I was the one of those girls that had broken heart last year when I heard the news that New York City’s label Lyell is saying goodbye. Emma Fletcher, designer left very emotive note on her website for all her fans. I was the one that was also touched by her words and amazed with her passion. Although I’ve never stepped in Lyell’s boutique in New York’s Nolita nor I don’t know Emma Fletcher in personal, this news made me sad. At that time in my life I was thinking more about the ethics of a fashion, market and a consumer behavior so after the news that Lyell is shutting down with huge discount I was making presumptions of what happened to label. Is it because of the fast fashion and ability that you can buy very similar blouse for three times less money that’s created by a child? Or Emma wanted to close the chapter of success that label achieved? Or Emma couldn’t fit in the character of today’s designer that’s creating in sly manner. Why slyly? Because many of those that are making our clothes have to believe that we cannot have in the closet that we really need. Your pants are not exactly what you want but you going to buy them, and another year you would buy yourself another pair. Ordinary consumer could not believe how much of psychology is behind his pants. That’s how it goes in fashion, this is not the fairest world and fashion is part of that world. So what Emma Fletcher did differently? What kind of fashion is the fashion that Lyell used to offer? Unquestionably, that wasn’t fashion based on a trend. Forget about that. Patterns were very classical and feminine, details were smart, and collections were similar. Lyell girl was the girl that possessed sensuality of 1930s, frisky vibe of roaring twenties and was enough special to get a role in French 1960s movie. All that means that from Lyell you could get something that you will wear and could wear in a different ways. To go back on example of the pants that means you need just two pair of pants and you won’t buy eight other pairs if these are perfect. In the term of what fashion means today, could we even call that fashion? I don’t know and I am not very smart nor educated to declare that. But what I know is that Emma Fletcher did something beautiful and very personal. That was a kind of clothes that you would make if you were designing for yourself; not boring but what you need. So I believe that Emma Fletcher is designer in the true sense of the word. She knew exactly what girl needs and in the world of phonies that’s not a very usual case. One more thing that makes Emma not so ordinary designer is the fact that she doesn’t sketch or sew (interview in W mag). Seems that you don’t need the “old-school” for the “what’s good or not” feeling.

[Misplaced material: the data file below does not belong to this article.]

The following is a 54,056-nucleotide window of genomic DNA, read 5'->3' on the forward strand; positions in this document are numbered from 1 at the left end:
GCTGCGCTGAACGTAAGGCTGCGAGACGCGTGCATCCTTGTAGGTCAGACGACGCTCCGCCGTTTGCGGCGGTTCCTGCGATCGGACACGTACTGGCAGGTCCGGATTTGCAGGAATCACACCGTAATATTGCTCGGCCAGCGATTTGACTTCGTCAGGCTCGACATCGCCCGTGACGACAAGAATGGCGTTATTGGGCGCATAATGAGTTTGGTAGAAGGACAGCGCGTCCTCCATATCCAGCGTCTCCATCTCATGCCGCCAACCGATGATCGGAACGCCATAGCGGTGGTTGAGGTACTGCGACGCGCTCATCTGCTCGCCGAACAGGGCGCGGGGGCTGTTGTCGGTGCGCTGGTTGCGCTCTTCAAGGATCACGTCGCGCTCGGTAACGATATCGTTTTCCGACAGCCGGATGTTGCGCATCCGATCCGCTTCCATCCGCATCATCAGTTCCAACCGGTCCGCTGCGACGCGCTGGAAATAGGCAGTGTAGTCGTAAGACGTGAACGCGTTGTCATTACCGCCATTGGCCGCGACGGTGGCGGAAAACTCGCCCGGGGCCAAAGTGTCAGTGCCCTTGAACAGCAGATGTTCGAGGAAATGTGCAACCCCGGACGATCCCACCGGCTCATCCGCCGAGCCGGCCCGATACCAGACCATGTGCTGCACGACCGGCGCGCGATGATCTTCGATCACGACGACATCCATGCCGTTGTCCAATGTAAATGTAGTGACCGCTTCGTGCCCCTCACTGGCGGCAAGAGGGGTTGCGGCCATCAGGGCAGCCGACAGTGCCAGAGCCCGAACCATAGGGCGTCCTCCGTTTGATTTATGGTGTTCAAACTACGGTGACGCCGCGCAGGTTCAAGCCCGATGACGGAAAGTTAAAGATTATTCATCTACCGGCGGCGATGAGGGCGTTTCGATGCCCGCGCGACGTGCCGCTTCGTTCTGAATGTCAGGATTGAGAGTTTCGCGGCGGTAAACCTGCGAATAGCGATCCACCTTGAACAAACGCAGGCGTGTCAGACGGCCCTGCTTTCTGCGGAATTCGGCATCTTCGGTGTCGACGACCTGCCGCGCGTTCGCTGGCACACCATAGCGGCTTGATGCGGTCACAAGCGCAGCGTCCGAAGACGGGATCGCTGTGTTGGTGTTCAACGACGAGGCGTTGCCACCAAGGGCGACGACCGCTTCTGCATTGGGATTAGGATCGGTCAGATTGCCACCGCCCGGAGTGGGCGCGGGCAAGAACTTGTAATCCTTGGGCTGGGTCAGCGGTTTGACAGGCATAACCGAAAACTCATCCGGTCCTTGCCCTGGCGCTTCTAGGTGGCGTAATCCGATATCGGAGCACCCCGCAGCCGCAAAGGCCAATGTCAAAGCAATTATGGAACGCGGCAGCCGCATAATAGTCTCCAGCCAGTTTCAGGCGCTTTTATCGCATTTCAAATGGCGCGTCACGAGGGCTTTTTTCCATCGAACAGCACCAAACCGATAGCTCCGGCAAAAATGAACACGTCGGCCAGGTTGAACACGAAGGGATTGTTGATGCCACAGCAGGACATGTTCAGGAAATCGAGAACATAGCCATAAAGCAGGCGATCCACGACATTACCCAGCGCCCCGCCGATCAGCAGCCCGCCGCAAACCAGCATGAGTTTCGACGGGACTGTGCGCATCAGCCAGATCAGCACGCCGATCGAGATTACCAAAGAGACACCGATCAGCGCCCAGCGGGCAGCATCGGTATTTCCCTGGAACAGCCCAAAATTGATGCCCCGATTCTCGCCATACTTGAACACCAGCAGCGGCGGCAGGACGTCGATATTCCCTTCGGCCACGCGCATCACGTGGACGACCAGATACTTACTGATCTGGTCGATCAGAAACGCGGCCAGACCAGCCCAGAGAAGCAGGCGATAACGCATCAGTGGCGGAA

After all of this scribbles of mine, you are familiar with my connection with Lyell, so you understand how surprised I was when I heard recently that Emma teamed up with beauty brand Tocca to create their ready to wear line (Tocca had a popular RTW line back in the 90s). For the first collection this autumn Emma did a great job. Like in the case of the Lyell, there are plenty of lovely basics that can be romantic or sophisticated. Or both. Again Emma Fletcher paid attention to every detail so lace is imported from France, and wool for coats is from Italy and England. And every blouse is made in silk. So if social means that you have to pick the groups that determine you as a persona I can say I belong to the nostalgic Lyell group that is happy that Emma Fletcher is back.
IMAGES IN COLLAGE VIA LYELL, TOCCA